Frequently Asked Questions (FAQs)
Epilepsy can start at any age, but it is usually seen in children or people over the age of 60. Often it affects a person their whole life but, in some cases, gets slowly better with time.
Over 600,000 people in the UK, including nearly 40,000 people in Ireland, have Epilepsy.
While drug treatment can help control seizures in about 70% of people, it is not a cure for epilepsy. Surgery or implanted devices can be offered to help prevent seizures if medication is not effective.
Epilepsy can usually be treated with medication or lifestyle changes such as a specialised diet. In some cases, an implanted device or surgery may be recommended if other treatments are not effective.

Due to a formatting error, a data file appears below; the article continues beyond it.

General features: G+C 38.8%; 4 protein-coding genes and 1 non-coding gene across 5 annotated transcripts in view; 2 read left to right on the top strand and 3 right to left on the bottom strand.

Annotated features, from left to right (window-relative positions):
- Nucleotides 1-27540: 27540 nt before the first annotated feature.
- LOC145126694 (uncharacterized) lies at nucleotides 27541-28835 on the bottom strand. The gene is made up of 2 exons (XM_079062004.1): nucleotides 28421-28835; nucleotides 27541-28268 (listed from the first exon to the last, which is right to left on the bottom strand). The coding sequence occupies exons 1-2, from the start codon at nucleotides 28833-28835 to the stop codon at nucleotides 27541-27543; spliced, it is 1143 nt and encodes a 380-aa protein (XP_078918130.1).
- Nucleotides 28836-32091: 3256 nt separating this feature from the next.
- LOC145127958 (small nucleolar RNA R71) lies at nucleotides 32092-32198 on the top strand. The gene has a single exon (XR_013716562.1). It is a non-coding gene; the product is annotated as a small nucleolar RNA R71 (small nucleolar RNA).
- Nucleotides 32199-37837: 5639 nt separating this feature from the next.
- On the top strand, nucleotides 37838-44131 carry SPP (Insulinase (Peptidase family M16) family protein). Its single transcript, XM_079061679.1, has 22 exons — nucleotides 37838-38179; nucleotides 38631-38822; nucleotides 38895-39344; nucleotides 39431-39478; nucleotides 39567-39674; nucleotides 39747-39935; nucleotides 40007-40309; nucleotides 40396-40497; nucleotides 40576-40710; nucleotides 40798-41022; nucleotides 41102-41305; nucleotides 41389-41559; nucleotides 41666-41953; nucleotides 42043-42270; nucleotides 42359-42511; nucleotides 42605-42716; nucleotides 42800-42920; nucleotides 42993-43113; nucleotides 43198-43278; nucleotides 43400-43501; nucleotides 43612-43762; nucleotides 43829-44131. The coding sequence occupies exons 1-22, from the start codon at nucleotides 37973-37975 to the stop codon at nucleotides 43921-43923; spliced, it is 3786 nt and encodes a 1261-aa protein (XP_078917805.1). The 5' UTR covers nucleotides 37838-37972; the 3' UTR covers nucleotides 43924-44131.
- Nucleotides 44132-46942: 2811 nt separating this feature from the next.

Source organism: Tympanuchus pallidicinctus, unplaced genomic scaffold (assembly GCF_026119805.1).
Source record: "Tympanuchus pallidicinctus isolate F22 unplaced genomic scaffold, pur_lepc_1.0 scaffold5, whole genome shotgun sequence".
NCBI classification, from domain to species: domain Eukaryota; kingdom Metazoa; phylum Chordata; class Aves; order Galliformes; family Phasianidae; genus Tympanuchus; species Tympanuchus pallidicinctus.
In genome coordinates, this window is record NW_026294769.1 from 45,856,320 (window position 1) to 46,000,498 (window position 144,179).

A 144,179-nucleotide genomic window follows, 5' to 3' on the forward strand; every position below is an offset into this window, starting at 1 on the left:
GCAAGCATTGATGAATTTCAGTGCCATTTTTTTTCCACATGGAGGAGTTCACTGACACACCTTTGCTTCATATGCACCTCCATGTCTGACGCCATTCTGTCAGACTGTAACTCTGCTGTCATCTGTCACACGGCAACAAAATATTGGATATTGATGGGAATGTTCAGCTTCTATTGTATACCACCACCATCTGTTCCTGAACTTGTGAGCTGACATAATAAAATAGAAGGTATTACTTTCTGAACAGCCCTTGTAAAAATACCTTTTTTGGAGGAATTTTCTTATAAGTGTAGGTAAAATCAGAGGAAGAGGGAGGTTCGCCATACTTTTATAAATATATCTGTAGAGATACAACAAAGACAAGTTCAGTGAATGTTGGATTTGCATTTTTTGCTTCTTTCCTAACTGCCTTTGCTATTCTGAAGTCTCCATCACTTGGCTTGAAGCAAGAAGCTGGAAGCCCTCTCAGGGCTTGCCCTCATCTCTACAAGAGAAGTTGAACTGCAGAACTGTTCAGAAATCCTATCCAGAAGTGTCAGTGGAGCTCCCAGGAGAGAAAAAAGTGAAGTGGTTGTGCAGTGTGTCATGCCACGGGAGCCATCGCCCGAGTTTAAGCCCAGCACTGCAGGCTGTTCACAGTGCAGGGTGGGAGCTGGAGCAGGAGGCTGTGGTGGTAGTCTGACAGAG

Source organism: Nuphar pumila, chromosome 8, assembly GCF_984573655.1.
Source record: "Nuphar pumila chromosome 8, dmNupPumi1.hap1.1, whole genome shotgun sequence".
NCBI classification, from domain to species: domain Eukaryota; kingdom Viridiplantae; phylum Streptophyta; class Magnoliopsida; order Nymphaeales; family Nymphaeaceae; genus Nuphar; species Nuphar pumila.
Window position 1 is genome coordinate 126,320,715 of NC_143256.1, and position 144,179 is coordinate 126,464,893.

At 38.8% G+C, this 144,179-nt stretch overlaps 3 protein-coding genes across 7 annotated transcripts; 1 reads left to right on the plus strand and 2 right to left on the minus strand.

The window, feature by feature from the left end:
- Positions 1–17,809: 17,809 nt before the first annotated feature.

Epilepsy can affect each person in different ways. Depending on what part of the brain is involved, the seizures can lead to periods of shaking, collapsing, blank stares or sudden, brief jerking.
You can still get pregnant if you have epilepsy. However, you should talk to your epilepsy specialist who can give you advice on how to manage the pregnancy and decide if you will need any adjustments to your medication.
You can still live a normal life with epilepsy; however, you may have to stop driving if you have had a seizure. While you can still work in most careers and travel, you may need to take some precautionary steps to keep yourself safe.
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